I’m going to give you a concrete example of this. I met up with someone recently who was researching non-monogamies in a professional context. After I’d got in contact with them and said I’d be happy to talk, we then got on to fixing a date. I sent over a list of my possibilities (‘I can do next Wednesday between 8 and 9, most Thursdays, I’ve got a Tuesday after 7.30 in four weeks…’) and eventually we found a day that worked.

When we met up, one of the first things they said to me was how characteristic this was of the non-monogamous people they spoke to – busy calendars and forward planning.

And yet, what was filling my calendar wasn’t dating. What I was having to schedule around included: a series of dance classes, personal writing projects, volunteering to run a couple of major events, seeing friends, theatre tickets (admittedly, with The Rake, so that’s technically dating activity), a work-related drinks reception, a craft project I’d had to schedule an evening for so I got it done, a couple of parties…

Perhaps counter-intuitively, I think some of this busy-ness comes from being fairly introverted. I love seeing lots of friends together at a big party, but I can’t do it often – I prefer to see people (especially people I’m close to) one-on-one, so we can really catch up. Which, of course, can take up a lot of evenings if you actually want to see your friends.

But anyway, my point is certainly not to say ‘look at my glittering social life’ (and you’ll notice some of that is time scheduled on my own, and some is work-related). My point is: that lack of time had nothing at all to do with me being poly, and everything to do with having a reasonably busy social life and a few creative outlets and projects.

Time management is one of those things, like communication and honesty, that sometimes get talked about as though they’re special magic poly skills. They’re not. Time management is something useful to most people. The only thing that begins to differentiate poly time management is other people’s feelings.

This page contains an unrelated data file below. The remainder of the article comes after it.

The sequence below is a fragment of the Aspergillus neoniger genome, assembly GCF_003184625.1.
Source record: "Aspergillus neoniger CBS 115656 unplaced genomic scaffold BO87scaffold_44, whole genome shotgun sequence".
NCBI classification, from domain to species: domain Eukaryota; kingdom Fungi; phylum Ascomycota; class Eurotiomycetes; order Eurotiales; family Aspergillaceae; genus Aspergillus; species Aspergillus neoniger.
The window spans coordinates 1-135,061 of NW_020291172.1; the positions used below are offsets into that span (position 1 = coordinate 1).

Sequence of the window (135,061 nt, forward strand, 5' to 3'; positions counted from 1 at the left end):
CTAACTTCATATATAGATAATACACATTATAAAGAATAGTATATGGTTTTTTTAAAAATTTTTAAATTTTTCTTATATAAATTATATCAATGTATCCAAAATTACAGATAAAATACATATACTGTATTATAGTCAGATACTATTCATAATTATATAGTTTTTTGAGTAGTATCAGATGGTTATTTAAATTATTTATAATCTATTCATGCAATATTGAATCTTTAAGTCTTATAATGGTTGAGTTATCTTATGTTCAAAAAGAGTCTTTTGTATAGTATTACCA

If I change my plans one evening and don’t work on the creative project I’d planned to (or just lie on the sofa playing Kingdom Rush instead) I feel a bit rubbish about that, but no-one except me is hurt.

But if I cancel plans with someone who cares about me and would like to see me (or, worse, cancel plans because someone else is free and I’d rather see them) then I’ve hurt someone. Possibly very badly.

Again, though, this isn’t in any way restricted to poly. Just because in some ways it’s easier to say to a partner ‘that was really shitty of you to cancel plans with me because your other partner was free’, it doesn’t mean that friends aren’t badly hurt by exactly the same behaviour.

And this is why polyamorous people tend to talk about time management and scheduling a lot. It’s not because it’s a skill that’s only or especially relevant to poly people. It’s because we’re working within a framework in which it’s already often widely understood and explicitly agreed that how you divide your time is a fairly clear marker of the importance you place on your relationships with people – and, therefore, how hurt people can be by poor or inconsiderate time management. Just because that’s not something talked about between friends, doesn’t mean people aren’t still badly hurt by feeling like they’re falling off the end of your priority list.